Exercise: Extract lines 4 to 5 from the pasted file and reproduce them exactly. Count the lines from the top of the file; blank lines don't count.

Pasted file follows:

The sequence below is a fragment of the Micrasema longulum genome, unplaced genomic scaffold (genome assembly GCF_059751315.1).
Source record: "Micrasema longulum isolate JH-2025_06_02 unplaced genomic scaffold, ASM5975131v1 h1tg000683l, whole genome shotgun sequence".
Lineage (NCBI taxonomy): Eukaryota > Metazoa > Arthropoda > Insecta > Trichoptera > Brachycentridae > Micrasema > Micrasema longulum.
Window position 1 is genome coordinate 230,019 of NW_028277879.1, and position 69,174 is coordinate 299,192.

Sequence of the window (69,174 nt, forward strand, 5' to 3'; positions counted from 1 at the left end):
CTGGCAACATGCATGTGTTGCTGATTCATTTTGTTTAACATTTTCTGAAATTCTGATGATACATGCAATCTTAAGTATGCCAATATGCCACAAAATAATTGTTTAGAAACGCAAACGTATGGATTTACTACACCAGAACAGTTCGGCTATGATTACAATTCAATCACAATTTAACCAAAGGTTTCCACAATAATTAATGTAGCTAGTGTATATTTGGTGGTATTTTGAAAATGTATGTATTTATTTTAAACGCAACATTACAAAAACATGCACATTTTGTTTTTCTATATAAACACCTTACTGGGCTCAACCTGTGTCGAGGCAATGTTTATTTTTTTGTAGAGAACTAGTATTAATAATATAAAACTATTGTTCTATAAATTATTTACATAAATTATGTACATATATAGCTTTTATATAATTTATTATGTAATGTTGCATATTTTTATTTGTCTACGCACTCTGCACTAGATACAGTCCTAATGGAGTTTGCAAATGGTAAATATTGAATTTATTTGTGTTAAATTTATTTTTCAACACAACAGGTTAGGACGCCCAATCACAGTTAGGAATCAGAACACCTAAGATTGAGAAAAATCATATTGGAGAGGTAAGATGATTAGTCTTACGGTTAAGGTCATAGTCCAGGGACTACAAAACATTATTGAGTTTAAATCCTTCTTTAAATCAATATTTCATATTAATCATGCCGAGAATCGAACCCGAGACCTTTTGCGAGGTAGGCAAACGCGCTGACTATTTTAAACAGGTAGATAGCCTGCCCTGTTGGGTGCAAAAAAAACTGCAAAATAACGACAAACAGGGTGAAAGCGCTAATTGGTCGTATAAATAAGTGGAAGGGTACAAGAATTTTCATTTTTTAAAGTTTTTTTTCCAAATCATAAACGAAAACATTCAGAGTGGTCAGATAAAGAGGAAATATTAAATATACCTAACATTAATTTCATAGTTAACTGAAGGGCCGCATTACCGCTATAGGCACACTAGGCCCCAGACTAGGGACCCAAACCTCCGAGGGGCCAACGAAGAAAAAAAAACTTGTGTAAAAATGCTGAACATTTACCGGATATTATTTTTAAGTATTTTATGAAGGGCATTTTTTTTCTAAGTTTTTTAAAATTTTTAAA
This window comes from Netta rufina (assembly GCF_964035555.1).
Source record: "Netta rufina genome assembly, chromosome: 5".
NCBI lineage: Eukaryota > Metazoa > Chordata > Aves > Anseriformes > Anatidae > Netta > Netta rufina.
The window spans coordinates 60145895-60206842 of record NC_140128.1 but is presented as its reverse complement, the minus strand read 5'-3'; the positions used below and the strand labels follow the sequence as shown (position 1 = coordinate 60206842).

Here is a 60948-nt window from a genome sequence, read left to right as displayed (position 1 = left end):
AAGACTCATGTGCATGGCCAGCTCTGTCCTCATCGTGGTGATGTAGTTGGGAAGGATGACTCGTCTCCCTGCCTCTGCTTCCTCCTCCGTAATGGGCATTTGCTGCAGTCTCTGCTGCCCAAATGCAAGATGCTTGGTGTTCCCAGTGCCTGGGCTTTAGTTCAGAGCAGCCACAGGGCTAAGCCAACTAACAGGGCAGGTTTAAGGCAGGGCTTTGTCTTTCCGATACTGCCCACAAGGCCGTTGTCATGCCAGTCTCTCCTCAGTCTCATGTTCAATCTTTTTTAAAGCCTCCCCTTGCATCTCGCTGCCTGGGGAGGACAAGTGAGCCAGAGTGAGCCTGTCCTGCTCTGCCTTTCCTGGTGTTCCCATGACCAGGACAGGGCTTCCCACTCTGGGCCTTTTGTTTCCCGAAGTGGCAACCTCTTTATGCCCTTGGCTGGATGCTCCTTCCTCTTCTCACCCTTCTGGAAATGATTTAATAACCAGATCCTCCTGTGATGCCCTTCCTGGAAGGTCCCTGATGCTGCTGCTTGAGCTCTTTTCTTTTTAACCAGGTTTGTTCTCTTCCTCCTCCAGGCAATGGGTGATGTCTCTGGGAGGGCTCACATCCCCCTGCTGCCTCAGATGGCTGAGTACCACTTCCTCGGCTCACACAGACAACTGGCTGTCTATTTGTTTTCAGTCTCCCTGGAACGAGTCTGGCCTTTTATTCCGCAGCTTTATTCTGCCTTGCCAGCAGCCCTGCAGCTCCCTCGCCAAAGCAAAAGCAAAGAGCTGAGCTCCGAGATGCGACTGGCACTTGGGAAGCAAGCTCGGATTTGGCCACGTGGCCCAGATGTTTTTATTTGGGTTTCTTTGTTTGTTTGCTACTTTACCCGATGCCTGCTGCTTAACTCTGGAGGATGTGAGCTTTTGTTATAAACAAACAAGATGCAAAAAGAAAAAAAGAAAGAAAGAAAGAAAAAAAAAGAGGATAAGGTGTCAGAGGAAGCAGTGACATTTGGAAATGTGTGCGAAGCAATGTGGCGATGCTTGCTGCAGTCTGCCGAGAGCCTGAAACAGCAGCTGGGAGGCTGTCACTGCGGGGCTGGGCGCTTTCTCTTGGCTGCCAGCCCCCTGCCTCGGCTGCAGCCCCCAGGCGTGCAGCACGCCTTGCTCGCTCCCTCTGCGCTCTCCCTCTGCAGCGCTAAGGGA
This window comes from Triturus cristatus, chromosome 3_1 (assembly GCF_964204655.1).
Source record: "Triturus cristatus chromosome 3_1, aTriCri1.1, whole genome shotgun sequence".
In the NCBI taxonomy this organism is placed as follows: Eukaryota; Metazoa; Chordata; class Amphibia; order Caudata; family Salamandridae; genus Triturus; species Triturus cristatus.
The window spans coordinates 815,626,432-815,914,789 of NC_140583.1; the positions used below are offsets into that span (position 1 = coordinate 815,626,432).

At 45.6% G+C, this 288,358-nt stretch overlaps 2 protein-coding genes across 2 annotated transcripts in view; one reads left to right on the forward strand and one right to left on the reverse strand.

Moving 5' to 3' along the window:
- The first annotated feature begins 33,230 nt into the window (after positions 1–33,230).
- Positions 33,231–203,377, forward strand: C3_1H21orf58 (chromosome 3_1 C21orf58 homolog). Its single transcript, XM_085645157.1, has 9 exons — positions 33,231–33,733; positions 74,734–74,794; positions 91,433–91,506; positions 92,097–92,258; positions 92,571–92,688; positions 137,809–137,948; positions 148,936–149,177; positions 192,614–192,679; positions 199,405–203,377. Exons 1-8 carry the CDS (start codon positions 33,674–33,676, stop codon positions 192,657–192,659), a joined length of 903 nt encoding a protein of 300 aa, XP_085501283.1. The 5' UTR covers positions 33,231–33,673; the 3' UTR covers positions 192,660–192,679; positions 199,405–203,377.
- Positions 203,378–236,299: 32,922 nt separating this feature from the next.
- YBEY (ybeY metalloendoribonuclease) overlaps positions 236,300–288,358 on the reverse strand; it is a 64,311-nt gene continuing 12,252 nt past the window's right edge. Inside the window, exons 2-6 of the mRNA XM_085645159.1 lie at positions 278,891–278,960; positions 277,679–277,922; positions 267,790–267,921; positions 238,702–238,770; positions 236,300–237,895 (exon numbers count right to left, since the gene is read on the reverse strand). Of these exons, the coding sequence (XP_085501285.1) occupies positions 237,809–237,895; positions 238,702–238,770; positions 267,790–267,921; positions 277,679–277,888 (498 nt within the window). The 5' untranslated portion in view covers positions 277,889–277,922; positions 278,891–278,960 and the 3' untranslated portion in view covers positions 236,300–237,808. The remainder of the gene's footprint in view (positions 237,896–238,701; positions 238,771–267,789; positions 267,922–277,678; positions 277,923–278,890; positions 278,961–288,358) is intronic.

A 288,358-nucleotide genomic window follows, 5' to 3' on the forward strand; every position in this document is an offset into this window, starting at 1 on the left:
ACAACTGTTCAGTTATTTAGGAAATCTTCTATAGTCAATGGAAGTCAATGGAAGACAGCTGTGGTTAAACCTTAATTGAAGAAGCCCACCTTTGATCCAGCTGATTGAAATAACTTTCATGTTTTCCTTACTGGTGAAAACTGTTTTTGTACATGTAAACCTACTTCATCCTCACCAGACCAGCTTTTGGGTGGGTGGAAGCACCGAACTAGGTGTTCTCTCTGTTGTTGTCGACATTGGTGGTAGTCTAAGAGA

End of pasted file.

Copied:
Window position 1 is genome coordinate 230,019 of NW_028277879.1, and position 69,174 is coordinate 299,192.

Sequence of the window (69,174 nt, forward strand, 5' to 3'; positions counted from 1 at the left end):